Less exposure surgery for multilevel anterior cervical fusion using 2 transverse incisions

Technical note

Restricted access

Multilevel anterior cervical fusion often necessitates a large extensile incision for exposure and substantial retraction of the esophagus for placing long plates, potentially predisposing patients to complications such as dysphagia, dysphonia, and neurovascular injury. To the authors' knowledge, the use of 2 incisions as an option has not been published, and so it is not intuitive to young surgeons or widely practiced. In this report, the authors discuss the advantages and raise awareness of using 2 incisions for multilevel anterior cervical fusion, and they document a safe skin bridge length. They also describe the advantages of using 2 incisions for performing multilevel anterior cervical fusion either at contiguous or noncontiguous levels as in adjacent-segment disease. By using the 2-incision technique, the authors made the surgery technically easier and diminished the amount of esophageal retraction otherwise needed through 1 long transverse or longitudinal incision. A skin bridge of 3 cm was safe.

Abbreviation used in this paper:ACDF = anterior cervical discectomy and fusion.

Article Information

Current affiliation for Dr. Ricchetti: Cleveland Clinic, Cleveland, Ohio.

Address correspondence to: Kingsley R. Chin, M.D., 1100 West Oakland Park Boulevard, Suite 3, Fort Lauderdale, Florida 33480. email: kingsleychin@gmail.com.

Please include this information when citing this paper: published online July 6, 2012; DOI: 10.3171/2012.5.SPINE111112.

© AANS, except where prohibited by US copyright law.



  • View in gallery

    Case 1. Lateral plain radiograph of the cervical spine demonstrating a C4–6 fusion with adjacent-segment disease at C3–4 and C6–7.

  • View in gallery

    Case 1. Intraoperative photographs of the planned anterior incisions. The skin bridge measured 3 cm between the 2 incisions.

  • View in gallery

    Case 1. Six-week postoperative lateral plain radiograph of the cervical spine showing fusion from C-3 to C-7.

  • View in gallery

    Case 2. Sagittal reconstructed CT scans of the cervical spine demonstrating degenerative disc disease at C3–4, with severe degeneration and kyphosis at C6–7 in a patient after laminectomies at C3–6.

  • View in gallery

    Case 2. Postoperative lateral radiograph of the cervical spine showing fusion at C3–4 with anterior plating, and posterior instrumented fusion from C-3 to T-3 using C3–5 lateral mass screws and C7–T3 pedicle screws (not clearly visualized).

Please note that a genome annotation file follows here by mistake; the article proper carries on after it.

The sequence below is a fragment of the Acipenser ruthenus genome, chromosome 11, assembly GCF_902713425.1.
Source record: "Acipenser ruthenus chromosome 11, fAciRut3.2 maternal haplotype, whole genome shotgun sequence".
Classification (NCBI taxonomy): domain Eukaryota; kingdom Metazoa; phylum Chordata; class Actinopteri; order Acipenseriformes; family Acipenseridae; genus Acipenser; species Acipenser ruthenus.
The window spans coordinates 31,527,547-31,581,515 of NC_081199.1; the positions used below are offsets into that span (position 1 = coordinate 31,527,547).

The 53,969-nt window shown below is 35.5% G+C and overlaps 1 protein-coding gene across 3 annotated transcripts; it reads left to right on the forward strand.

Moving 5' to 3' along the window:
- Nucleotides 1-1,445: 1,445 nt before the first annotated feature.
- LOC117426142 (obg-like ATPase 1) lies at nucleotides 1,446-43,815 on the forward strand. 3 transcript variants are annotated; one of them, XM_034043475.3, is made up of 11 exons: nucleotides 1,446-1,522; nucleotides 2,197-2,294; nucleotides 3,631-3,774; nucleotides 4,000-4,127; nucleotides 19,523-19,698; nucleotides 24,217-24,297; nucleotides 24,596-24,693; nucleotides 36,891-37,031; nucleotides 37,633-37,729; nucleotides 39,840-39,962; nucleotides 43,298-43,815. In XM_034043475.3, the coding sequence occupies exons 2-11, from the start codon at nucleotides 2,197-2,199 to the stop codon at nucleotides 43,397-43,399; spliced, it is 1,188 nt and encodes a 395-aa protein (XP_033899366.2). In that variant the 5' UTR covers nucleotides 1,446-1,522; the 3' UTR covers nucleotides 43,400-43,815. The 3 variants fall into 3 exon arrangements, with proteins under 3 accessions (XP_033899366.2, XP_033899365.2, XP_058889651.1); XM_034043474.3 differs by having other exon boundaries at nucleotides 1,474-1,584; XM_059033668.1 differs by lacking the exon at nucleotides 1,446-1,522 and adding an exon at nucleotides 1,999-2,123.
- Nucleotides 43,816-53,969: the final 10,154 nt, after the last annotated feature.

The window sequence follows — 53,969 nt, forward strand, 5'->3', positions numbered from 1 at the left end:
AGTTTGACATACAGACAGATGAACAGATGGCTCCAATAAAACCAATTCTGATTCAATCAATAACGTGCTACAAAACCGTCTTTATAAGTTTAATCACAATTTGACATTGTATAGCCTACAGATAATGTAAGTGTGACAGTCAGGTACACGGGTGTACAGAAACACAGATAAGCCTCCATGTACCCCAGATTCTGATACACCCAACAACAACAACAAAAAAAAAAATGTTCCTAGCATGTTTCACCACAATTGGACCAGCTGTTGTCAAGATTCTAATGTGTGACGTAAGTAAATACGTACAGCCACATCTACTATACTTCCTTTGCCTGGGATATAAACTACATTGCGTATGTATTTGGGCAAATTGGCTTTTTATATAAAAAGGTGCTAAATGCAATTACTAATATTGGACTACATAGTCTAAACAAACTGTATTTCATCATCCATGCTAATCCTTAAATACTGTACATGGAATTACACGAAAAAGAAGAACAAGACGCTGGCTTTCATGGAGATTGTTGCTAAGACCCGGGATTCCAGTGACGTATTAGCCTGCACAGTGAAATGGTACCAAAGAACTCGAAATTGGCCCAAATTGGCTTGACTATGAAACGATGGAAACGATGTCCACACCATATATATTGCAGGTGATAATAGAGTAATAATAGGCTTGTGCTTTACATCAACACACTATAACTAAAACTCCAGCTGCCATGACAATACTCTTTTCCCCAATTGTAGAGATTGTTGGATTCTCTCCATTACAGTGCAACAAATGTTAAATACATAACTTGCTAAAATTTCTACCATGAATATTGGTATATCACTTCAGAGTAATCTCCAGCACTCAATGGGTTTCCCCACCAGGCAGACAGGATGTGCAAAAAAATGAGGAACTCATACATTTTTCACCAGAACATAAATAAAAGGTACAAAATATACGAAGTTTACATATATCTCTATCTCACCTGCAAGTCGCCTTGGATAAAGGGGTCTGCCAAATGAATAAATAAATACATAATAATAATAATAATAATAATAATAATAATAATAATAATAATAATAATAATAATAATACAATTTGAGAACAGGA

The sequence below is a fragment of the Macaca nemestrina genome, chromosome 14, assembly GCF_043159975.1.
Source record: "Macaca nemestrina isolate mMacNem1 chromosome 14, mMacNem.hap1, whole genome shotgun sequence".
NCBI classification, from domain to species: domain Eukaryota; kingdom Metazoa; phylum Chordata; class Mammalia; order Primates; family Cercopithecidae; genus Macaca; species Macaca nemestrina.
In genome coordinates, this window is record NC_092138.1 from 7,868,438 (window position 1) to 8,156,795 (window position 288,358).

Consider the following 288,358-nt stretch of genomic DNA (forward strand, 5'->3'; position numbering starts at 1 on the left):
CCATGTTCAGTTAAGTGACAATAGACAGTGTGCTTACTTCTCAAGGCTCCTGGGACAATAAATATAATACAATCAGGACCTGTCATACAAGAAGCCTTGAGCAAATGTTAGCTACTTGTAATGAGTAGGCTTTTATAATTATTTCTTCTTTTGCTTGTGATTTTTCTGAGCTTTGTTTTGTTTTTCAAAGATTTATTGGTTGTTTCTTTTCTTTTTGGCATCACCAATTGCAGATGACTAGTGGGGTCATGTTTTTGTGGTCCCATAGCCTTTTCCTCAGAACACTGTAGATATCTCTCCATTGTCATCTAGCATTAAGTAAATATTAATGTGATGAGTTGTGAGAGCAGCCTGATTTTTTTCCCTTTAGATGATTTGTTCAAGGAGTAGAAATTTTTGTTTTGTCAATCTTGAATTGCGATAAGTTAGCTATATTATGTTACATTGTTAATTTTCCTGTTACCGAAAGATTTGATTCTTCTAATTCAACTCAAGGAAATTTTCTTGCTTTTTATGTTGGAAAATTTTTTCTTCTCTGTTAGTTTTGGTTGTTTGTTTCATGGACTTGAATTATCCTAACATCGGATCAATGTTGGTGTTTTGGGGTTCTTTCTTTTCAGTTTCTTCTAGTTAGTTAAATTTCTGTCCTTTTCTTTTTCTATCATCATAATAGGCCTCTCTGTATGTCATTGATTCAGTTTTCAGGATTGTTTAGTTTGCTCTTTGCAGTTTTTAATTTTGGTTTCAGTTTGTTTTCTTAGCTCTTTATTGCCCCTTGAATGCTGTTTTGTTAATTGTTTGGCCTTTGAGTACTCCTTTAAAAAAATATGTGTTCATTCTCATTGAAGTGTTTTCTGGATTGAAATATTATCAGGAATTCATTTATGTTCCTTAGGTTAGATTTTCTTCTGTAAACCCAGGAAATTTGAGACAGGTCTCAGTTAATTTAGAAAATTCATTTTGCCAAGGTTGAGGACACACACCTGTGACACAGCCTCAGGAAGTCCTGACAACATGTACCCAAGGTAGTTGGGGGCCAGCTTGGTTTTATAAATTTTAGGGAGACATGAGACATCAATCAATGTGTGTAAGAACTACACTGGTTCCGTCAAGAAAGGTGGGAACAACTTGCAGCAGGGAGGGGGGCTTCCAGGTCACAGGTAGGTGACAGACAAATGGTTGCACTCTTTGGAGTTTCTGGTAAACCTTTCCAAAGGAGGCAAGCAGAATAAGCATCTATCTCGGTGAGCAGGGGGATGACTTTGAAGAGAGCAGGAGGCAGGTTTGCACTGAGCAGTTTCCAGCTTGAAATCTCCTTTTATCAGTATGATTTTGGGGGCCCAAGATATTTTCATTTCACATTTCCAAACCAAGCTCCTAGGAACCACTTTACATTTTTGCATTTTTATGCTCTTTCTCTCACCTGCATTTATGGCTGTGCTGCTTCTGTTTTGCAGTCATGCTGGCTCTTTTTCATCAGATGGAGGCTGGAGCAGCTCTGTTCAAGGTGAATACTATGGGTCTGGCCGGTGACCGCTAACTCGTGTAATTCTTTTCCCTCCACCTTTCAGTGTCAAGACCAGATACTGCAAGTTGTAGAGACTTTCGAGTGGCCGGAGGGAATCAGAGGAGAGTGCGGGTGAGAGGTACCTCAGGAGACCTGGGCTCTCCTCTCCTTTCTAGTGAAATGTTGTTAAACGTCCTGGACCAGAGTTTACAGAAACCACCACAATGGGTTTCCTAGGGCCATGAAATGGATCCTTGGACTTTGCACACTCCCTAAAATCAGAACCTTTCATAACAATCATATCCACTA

• View in gallery

    Intraoperative image showing a 3-level ACDF performed with the 2-incision technique. Using this approach, both ends of the anterior cervical plate are well visualized simultaneously to ensure correct placement.


  • 1

    Albert TJMurrell SE: Surgical management of cervical radiculopathy. J Am Acad Orthop Surg 7:3683761999

  • 2

    Auerbach JDJones KJFras CIBalderston JRRushton SAChin KR: The prevalence of indications and contraindications to cervical total disc replacement. Spine J 8:7117162008

  • 3

    Berger RA: The technique of minimally invasive total hip arthroplasty using the two-incision approach. Instr Course Lect 53:1491552004

  • 4

    Berger RA: Total hip arthroplasty using the minimally invasive two-incision approach. Clin Orthop Relat Res 417:2322412003

  • 5

    Berger RADuwelius PJ: The two-incision minimally invasive total hip arthroplasty: technique and results. Orthop Clin North Am 35:1631722004

  • 6

    Bohlman HHEmery SEGoodfellow DBJones PK: Robinson anterior cervical discectomy and arthrodesis for cervical radiculopathy. Long-term follow-up of one hundred and twenty-two patients. J Bone Joint Surg Am 75:129813071993

  • 7

    Chin KRAhn J: Controlled cervical extension osteotomy for ankylosing spondylitis utilizing the Jackson operating table: technical note. Spine (Phila Pa 1976) 32:192619292007

  • 8

    Chin KRAuerbach JDAdams SB JrSodl JFRiew KD: Mastication causing segmental spinal motion in common cervical orthoses. Spine (Phila Pa 1976) 31:4304342006

  • 9

    Chin KREiszner JRAdams SB Jr: Role of plate thickness as a cause of dysphagia after anterior cervical fusion. Spine (Phila Pa 1976) 32:258525902007

  • 10

    Duwelius PJ: Two-incision minimally invasive total hip arthroplasty: techniques and results to date. Instr Course Lect 55:2152222006

  • 11

    Emery SE: Cervical spondylotic myelopathy: diagnosis and treatment. J Am Acad Orthop Surg 9:3763882001

  • 12

    Emery SEBohlman HHBolesta MJJones PK: Anterior cervical decompression and arthrodesis for the treatment of cervical spondylotic myelopathy. Two to seventeen-year follow-up. J Bone Joint Surg Am 80:9419511998

  • 13

    Holly LTMoftakhar PKhoo LTWang JCShamie N: Minimally invasive 2-level posterior cervical foraminotomy: preliminary clinical results. J Spinal Disord Tech 20:20242007

  • 14

    Riew KDCheng IPimenta LTaylor B: Posterior cervical spine surgery for radiculopathy. Neurosurgery 60:1 Suppl 1S57S632007

  • 15

    Santiago PFessler RG: Minimally invasive surgery for the management of cervical spondylosis. Neurosurgery 60:1 Suppl 1S160S1652007

  • 16

    Sehati NKhoo LT: Minimally invasive posterior cervical arthrodesis and fixation. Neurosurg Clin N Am 17:4294402006

  • 17

    Song JKChristie SD: Minimally invasive cervical stenosis decompression. Neurosurg Clin N Am 17:4234282006




All Time Past Year Past 30 Days
Abstract Views 120 120 13
Full Text Views 106 106 1
PDF Downloads 194 194 1
EPUB Downloads 0 0 0


Google Scholar